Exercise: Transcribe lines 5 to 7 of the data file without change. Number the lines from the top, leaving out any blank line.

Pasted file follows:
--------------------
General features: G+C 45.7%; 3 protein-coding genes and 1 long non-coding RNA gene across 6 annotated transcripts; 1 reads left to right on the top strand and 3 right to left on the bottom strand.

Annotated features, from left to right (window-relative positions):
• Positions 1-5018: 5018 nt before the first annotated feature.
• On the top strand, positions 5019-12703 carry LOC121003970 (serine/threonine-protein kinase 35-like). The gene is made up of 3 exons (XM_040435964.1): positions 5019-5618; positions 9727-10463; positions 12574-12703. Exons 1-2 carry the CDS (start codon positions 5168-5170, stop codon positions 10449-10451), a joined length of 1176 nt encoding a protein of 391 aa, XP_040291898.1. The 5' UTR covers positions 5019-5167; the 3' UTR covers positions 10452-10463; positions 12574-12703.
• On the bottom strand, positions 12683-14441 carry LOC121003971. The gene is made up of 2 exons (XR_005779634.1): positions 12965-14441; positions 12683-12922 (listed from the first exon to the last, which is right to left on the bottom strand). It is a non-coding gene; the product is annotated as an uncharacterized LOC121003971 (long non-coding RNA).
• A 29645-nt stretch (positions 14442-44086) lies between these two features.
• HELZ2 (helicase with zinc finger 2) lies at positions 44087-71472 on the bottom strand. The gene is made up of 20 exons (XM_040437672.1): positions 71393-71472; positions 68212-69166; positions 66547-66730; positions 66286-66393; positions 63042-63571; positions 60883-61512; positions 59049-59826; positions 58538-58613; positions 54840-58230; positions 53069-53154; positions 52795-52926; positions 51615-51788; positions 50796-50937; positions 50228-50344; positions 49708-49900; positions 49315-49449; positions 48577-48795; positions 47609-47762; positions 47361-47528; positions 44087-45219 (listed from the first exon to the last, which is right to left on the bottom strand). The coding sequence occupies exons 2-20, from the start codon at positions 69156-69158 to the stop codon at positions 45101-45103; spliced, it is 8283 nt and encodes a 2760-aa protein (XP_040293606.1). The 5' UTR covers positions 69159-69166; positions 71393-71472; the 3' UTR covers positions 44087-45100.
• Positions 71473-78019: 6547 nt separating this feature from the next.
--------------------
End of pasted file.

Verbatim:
• On the bottom strand, positions 12683-14441 carry LOC121003971. The gene is made up of 2 exons (XR_005779634.1): positions 12965-14441; positions 12683-12922 (listed from the first exon to the last, which is right to left on the bottom strand). It is a non-coding gene; the product is annotated as an uncharacterized LOC121003971 (long non-coding RNA).
• A 29645-nt stretch (positions 14442-44086) lies between these two features.
• HELZ2 (helicase with zinc finger 2) lies at positions 44087-71472 on the bottom strand. The gene is made up of 20 exons (XM_040437672.1): positions 71393-71472; positions 68212-69166; positions 66547-66730; positions 66286-66393; positions 63042-63571; positions 60883-61512; positions 59049-59826; positions 58538-58613; positions 54840-58230; positions 53069-53154; positions 52795-52926; positions 51615-51788; positions 50796-50937; positions 50228-50344; positions 49708-49900; positions 49315-49449; positions 48577-48795; positions 47609-47762; positions 47361-47528; positions 44087-45219 (listed from the first exon to the last, which is right to left on the bottom strand). The coding sequence occupies exons 2-20, from the start codon at positions 69156-69158 to the stop codon at positions 45101-45103; spliced, it is 8283 nt and encodes a 2760-aa protein (XP_040293606.1). The 5' UTR covers positions 69159-69166; positions 71393-71472; the 3' UTR covers positions 44087-45100.